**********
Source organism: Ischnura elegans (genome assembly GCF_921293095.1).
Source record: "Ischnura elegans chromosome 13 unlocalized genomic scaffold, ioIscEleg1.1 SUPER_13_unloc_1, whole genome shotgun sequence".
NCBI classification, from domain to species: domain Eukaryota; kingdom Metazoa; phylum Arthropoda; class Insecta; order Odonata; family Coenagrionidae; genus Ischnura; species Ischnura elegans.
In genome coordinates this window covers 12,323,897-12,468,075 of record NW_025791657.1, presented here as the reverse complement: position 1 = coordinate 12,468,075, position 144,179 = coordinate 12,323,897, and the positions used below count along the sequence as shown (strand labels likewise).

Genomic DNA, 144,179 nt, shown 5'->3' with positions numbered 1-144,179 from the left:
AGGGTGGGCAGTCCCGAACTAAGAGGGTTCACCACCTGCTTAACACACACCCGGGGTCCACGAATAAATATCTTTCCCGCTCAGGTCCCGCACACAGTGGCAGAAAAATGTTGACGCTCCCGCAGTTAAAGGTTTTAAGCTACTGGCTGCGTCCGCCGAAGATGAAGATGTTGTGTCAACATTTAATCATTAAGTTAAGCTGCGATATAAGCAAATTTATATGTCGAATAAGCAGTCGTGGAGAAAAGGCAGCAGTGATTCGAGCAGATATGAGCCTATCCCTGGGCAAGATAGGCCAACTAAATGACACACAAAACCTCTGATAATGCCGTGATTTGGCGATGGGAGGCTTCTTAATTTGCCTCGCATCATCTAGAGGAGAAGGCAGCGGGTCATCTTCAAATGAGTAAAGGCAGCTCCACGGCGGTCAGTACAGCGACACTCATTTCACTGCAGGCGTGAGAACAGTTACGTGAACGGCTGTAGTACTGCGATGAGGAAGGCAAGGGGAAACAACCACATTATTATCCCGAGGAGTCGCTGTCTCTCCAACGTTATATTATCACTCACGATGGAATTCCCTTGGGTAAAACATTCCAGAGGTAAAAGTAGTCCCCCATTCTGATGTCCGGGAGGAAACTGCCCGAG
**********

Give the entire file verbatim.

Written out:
Source organism: Ischnura elegans (genome assembly GCF_921293095.1).
Source record: "Ischnura elegans chromosome 13 unlocalized genomic scaffold, ioIscEleg1.1 SUPER_13_unloc_1, whole genome shotgun sequence".
NCBI classification, from domain to species: domain Eukaryota; kingdom Metazoa; phylum Arthropoda; class Insecta; order Odonata; family Coenagrionidae; genus Ischnura; species Ischnura elegans.
In genome coordinates this window covers 12,323,897-12,468,075 of record NW_025791657.1, presented here as the reverse complement: position 1 = coordinate 12,468,075, position 144,179 = coordinate 12,323,897, and the positions used below count along the sequence as shown (strand labels likewise).

Genomic DNA, 144,179 nt, shown 5'->3' with positions numbered 1-144,179 from the left:
AGGGTGGGCAGTCCCGAACTAAGAGGGTTCACCACCTGCTTAACACACACCCGGGGTCCACGAATAAATATCTTTCCCGCTCAGGTCCCGCACACAGTGGCAGAAAAATGTTGACGCTCCCGCAGTTAAAGGTTTTAAGCTACTGGCTGCGTCCGCCGAAGATGAAGATGTTGTGTCAACATTTAATCATTAAGTTAAGCTGCGATATAAGCAAATTTATATGTCGAATAAGCAGTCGTGGAGAAAAGGCAGCAGTGATTCGAGCAGATATGAGCCTATCCCTGGGCAAGATAGGCCAACTAAATGACACACAAAACCTCTGATAATGCCGTGATTTGGCGATGGGAGGCTTCTTAATTTGCCTCGCATCATCTAGAGGAGAAGGCAGCGGGTCATCTTCAAATGAGTAAAGGCAGCTCCACGGCGGTCAGTACAGCGACACTCATTTCACTGCAGGCGTGAGAACAGTTACGTGAACGGCTGTAGTACTGCGATGAGGAAGGCAAGGGGAAACAACCACATTATTATCCCGAGGAGTCGCTGTCTCTCCAACGTTATATTATCACTCACGATGGAATTCCCTTGGGTAAAACATTCCAGAGGTAAAAGTAGTCCCCCATTCTGATGTCCGGGAGGAAACTGCCCGAG